Archeologists discover ancient Roman temple in the Netherlands
This week, a group of volunteers from the Dutch Archeology Association (AWN) made an exciting announcement: they’d discovered a relatively well-preserved ancient Roman temple in the village of Herwen-Hemeling, near the German border.
2.000-year-old Roman temple found in Dutch village
Volunteers first came across parts of the temple in late 2021, and initially believed it to be the site of an ancient Roman road. With additional funding, the archaeological research agency (RAAP) was able to carry out a large-scale excavation, eventually uncovering what has now been identified as an almost 2.000-year-old Roman temple complex.
The dig uncovered two Roman-era temples: a larger Gallo-Roman temple with a tiled roof and colourfully painted walls, and a second smaller temple located nearby. One of the biggest finds was a large stone staircase leading downwards, which was located near the well, and those involved in the excavation have theorised this indicated that the well may have been used for ritualistic cleansing.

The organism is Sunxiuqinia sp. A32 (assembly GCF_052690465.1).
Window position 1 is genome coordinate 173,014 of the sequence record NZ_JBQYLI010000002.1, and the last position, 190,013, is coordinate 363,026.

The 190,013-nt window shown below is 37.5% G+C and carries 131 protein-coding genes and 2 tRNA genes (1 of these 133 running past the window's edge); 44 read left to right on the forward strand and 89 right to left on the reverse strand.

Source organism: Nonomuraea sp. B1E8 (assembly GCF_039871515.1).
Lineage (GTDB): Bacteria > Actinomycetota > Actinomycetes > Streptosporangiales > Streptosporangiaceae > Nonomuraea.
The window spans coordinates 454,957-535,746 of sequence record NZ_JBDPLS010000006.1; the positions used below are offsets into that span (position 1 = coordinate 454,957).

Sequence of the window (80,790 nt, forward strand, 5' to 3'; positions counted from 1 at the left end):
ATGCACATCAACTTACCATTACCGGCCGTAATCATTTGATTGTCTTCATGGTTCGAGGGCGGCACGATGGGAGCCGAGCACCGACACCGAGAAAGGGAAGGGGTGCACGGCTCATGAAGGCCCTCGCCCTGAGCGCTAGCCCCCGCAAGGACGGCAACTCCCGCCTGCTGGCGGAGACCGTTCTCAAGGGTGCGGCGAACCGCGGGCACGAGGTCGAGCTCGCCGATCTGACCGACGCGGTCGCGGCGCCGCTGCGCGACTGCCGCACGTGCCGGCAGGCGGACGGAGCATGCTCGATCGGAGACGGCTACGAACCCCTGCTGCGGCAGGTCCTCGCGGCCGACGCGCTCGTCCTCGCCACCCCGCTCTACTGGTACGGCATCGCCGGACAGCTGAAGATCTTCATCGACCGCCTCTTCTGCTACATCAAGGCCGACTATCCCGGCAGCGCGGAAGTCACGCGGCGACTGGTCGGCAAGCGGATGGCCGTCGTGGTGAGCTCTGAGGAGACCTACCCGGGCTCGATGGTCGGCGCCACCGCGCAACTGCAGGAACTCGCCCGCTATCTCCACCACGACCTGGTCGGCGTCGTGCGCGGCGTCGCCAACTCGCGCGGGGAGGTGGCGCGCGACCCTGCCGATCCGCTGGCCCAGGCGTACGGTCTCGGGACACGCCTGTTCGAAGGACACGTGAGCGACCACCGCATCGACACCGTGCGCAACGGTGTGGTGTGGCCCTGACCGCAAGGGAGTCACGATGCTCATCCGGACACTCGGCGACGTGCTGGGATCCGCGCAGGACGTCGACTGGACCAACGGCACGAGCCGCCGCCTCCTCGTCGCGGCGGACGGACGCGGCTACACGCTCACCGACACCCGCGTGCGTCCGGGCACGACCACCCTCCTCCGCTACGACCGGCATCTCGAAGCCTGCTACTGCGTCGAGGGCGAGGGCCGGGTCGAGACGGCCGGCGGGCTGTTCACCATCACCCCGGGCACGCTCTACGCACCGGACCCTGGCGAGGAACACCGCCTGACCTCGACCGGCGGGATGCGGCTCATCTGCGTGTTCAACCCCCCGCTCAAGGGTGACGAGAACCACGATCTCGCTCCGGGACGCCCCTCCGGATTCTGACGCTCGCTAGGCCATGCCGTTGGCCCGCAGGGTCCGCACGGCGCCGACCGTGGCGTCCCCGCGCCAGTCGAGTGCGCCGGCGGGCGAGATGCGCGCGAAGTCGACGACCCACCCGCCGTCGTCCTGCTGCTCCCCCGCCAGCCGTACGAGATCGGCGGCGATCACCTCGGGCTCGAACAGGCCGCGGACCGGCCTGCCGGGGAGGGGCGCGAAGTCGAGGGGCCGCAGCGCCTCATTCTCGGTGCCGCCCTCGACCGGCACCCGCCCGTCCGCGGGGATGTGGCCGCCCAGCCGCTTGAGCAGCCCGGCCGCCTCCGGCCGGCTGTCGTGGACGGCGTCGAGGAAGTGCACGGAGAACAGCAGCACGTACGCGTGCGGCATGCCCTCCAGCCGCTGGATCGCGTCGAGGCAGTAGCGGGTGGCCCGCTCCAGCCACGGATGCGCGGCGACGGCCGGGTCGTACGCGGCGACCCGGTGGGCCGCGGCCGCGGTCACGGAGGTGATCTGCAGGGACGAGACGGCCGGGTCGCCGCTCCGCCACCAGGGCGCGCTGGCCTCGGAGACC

Archaeologists also found several (fire) pits, a number of statues and traditional altars, known as votive stones, dedicated to Hercules, Jupiter and Mercury, and several fibulae (clothes pins) from the first century, as well as roof tiles and pieces of various armour and weapons. Experts therefore believe the temple was mostly used by soldiers.
Roman artefacts and archaeological digs in the Netherlands
Located right on the northern border of the Roman Empire, and only a stone's throw away from the Lower Germanic Limes - which were recently named a UNESCO World Heritage Site. This marks the first time that temples have been discovered so near to the northern border, and the association has described the find as “unique” and “exceptional.”
This isn’t the first time that Roman shrines have been discovered in the Netherlands, with ruins already having been uncovered in Nijmegen and Elst. However, experts say this recent excavation is notable as none of the other finds were as complete or well preserved as the one in Herwen-Hemeling.
Some of the findings are currently being displayed at the Valkhof Museum in Nijmegen.